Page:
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High School Suffrage
Give Them The Vote

Smarter voters than geezers

We’ve been backsliding toward universal suffrage for more than 200 years. We’re almost there. But come Nov. 4, more than 8 million Americans who should have the right to vote won’t have that right. I mean Americans 16 and older. Virtually nothing can be said to deny the vote to adolescents that can’t be said about any other age group, especially not the standard (and supremely patronizing) objections. Immature? Lacking judgment? Misinformed? Easily impressionable? The same can be said about the 50-year-old next door. Age is no shield against manipulation, nor is it a mark of intelligence, let alone wisdom. Inflexibility, dogmatism, prejudice—those are characteristics of age, not youth.

To take one example, I would trust the vote of a 16-year-old high-school student in any public school with my eyes closed before trusting the vote of a retiree piddling about between the golf course and cable news in a gated community that prays to its mutual funds five times a day. Those communities are designed to self-segregate by age or tax bracket or, more subtly, by race. That’s not a blueprint for open-mindedness. Public schools are. They are as close to melting pots as we have. Students are daily engaged with cross-sections of the country’s cultures, religions, economic and even political currents. If that sort of atmosphere doesn’t ensure open-mindedness, it at least cultivates it. Suburban sameness or gated communities do the opposite.

 

In other words, high school students are in a better position to cast an open-minded vote, and certainly one less burdened by the prejudices of history and ideology, than their elders.

In that case, why stop at 16 (as in Austria, Brazil and Nicaragua)? Why not 14, 10 or 8? Personally, I have no objection to anyone of high school age automatically having the right to vote, or anyone who files taxes, or anyone younger than 14 who passes an adult citizenship test. But there is a point at which a reasonable defense of the youth vote gives way to unreasonable possibilities. If the line between childhood and adulthood changes from unambiguous to imaginary as children age, a line still has to be drawn somewhere: When may a person drive or join the military? When should the state step in to protect a child’s welfare? When may a parent quit paying child support? The fact that those lines must be drawn doesn’t mean one line should arbitrarily be drawn for all, otherwise 18-year-olds who can be sent to Iraq also should be allowed to drink (in reality, they should) and 16-year-olds who drive should be able to join the Army (they should not). Obviously, even in crucial legal matters, the line between childhood and adulthood is fluid. So why not let the fluidity work in favor of more inclusive voting rights?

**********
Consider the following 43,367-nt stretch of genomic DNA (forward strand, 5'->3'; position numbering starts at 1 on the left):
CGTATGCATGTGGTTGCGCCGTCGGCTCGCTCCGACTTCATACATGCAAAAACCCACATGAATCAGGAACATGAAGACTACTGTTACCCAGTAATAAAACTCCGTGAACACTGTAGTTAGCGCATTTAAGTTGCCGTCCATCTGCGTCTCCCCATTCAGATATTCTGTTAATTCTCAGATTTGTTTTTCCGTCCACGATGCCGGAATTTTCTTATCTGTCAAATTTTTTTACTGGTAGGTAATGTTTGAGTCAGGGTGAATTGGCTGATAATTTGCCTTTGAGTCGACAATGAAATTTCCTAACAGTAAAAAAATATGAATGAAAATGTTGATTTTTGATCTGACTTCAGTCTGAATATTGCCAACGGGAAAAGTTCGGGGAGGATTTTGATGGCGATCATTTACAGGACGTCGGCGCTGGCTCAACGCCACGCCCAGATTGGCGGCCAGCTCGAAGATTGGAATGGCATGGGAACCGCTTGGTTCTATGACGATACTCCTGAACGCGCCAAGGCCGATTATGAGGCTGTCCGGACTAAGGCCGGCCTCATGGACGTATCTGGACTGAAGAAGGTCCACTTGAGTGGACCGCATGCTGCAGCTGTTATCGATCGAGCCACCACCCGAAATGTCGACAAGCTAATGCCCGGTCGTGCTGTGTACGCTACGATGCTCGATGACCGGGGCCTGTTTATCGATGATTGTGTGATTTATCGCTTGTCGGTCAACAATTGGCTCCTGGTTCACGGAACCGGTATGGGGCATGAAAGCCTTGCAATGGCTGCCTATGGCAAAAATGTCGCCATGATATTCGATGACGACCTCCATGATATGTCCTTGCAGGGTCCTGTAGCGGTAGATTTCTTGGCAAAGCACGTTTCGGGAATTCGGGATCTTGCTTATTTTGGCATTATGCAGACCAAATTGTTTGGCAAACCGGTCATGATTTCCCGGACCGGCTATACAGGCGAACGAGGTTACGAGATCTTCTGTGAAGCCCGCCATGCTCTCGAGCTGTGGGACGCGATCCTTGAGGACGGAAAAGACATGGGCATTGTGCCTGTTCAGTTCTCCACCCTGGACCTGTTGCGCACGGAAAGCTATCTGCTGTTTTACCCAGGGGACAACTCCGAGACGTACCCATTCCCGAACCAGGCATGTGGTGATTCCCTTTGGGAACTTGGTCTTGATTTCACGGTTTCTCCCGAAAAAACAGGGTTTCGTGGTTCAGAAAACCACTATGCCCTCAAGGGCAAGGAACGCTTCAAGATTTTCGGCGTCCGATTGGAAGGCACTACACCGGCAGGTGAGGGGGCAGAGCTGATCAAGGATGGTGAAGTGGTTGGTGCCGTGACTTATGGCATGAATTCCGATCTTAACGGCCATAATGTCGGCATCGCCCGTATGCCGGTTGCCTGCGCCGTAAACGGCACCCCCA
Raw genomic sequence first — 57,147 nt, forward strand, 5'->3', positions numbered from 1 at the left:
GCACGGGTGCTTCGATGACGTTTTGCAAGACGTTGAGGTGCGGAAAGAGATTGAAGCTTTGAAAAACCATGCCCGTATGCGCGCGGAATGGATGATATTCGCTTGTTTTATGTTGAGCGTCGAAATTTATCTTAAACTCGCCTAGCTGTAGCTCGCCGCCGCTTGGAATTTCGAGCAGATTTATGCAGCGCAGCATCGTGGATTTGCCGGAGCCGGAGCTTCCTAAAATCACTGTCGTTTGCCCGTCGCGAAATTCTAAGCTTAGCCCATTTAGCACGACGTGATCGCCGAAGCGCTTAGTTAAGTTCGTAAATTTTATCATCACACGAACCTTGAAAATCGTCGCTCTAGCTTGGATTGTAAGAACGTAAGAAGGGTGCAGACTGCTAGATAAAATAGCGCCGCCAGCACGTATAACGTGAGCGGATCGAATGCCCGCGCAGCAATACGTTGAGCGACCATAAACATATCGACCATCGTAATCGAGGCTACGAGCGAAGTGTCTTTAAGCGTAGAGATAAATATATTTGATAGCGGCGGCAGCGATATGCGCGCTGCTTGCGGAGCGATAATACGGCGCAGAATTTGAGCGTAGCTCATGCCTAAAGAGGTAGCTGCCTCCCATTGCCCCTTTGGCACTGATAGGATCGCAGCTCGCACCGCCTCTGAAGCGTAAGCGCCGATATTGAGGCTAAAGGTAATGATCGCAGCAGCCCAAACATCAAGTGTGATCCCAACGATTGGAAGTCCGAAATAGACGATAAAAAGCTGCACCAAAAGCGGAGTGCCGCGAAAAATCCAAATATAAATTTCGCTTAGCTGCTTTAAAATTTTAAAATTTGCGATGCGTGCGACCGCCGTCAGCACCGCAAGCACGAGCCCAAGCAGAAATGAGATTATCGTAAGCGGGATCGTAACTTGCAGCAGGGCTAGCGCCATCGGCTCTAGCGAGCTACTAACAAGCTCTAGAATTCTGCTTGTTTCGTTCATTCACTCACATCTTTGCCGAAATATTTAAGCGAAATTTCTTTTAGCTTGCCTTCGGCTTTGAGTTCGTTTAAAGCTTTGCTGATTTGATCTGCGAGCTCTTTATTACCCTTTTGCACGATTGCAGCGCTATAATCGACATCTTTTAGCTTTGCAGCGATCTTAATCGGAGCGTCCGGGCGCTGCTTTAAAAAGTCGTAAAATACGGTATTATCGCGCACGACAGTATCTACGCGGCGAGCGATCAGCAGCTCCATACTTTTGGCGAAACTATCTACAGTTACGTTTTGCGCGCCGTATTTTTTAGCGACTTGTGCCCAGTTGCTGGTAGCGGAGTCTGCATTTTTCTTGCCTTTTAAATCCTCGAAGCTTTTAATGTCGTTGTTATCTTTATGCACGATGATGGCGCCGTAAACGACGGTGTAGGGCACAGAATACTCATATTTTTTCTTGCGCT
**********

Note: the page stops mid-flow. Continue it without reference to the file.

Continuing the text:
Just about any objection to the youth vote one can think of has been leveled at other groups before they were granted the right. A few enlightened states aside (women and blacks could vote in New Jersey beginning in 1776, and all 12 of Wyoming’s women could vote beginning in 1869), there really was no democracy in the United States until the 20 th century. Only a ridiculous minority of property-owning white, properly Christian men could vote in the early days of the republic. Anyone else—Jews, Catholics, the rare Muslim among them—was thought to be beyond trusting with a vote. The 15 th Amendment in 1870 made blacks’ voting rights explicit, but it wasn’t until a century later that most could vote freely. Native Americans? 1924. Women? 1920. Eighteen- to 20-year-olds? 1970.

Just as Mary Wilson Thompson, the expert lobbyist and the Phyllis Schlafly of her day, tried to persuade President Wilson to oppose women’s suffrage by claiming that “the women of this country are not fitted for the vote,” so we’ll hear that “the youth of this country are not fitted for the vote.” Please. Some 74 million eligible Americans didn’t bother to register for the last presidential election, let alone vote (just 58 percent of eligible voters cast a ballot). That’s the disgrace. That’s who’s not “fitted” for the vote. An adolescent’s vote would by definition be a more responsible and democratic act than that of an adult neglecting to vote at all. Most adolescents would likely not exercise their right if they had it. That’s no argument not to give it to them, otherwise anyone younger than 50 should have his or her voting right withdrawn since the majority of people in those age groups don’t vote.

But it’s also possible that expanding the right to adolescents would instill responsibility at an ideally impressionable age. “Adolescence,” Bertrand Russell wrote, “is the period of generosity, and it should be utilized for the formation of generous habits.” Voting is one of those habits. That generosity’s benefits are universal. Suffrage should be, too.

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